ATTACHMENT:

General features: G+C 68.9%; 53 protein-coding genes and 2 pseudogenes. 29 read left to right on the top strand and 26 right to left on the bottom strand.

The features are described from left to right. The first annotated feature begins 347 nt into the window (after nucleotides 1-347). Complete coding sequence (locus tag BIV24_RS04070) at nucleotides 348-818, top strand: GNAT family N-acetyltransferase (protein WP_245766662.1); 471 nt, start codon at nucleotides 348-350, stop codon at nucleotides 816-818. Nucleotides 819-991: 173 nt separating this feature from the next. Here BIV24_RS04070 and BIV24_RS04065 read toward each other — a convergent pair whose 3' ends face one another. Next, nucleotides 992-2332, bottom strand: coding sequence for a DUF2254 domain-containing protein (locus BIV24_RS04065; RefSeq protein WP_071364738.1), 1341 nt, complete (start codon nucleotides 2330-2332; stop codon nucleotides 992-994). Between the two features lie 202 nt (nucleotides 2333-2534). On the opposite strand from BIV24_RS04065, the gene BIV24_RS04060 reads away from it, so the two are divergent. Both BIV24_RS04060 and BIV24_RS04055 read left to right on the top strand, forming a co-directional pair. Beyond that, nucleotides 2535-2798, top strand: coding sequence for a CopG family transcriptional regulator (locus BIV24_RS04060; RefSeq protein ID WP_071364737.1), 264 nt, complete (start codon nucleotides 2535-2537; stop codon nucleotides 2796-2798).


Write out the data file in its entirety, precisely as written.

General features: G+C 68.9%; 53 protein-coding genes and 2 pseudogenes. 29 read left to right on the top strand and 26 right to left on the bottom strand.

The features are described from left to right. The first annotated feature begins 347 nt into the window (after nucleotides 1-347). Complete coding sequence (locus tag BIV24_RS04070) at nucleotides 348-818, top strand: GNAT family N-acetyltransferase (protein WP_245766662.1); 471 nt, start codon at nucleotides 348-350, stop codon at nucleotides 816-818. Nucleotides 819-991: 173 nt separating this feature from the next. Here BIV24_RS04070 and BIV24_RS04065 read toward each other — a convergent pair whose 3' ends face one another. Next, nucleotides 992-2332, bottom strand: coding sequence for a DUF2254 domain-containing protein (locus BIV24_RS04065; RefSeq protein WP_071364738.1), 1341 nt, complete (start codon nucleotides 2330-2332; stop codon nucleotides 992-994). Between the two features lie 202 nt (nucleotides 2333-2534). On the opposite strand from BIV24_RS04065, the gene BIV24_RS04060 reads away from it, so the two are divergent. Both BIV24_RS04060 and BIV24_RS04055 read left to right on the top strand, forming a co-directional pair. Beyond that, nucleotides 2535-2798, top strand: coding sequence for a CopG family transcriptional regulator (locus BIV24_RS04060; RefSeq protein ID WP_071364737.1), 264 nt, complete (start codon nucleotides 2535-2537; stop codon nucleotides 2796-2798).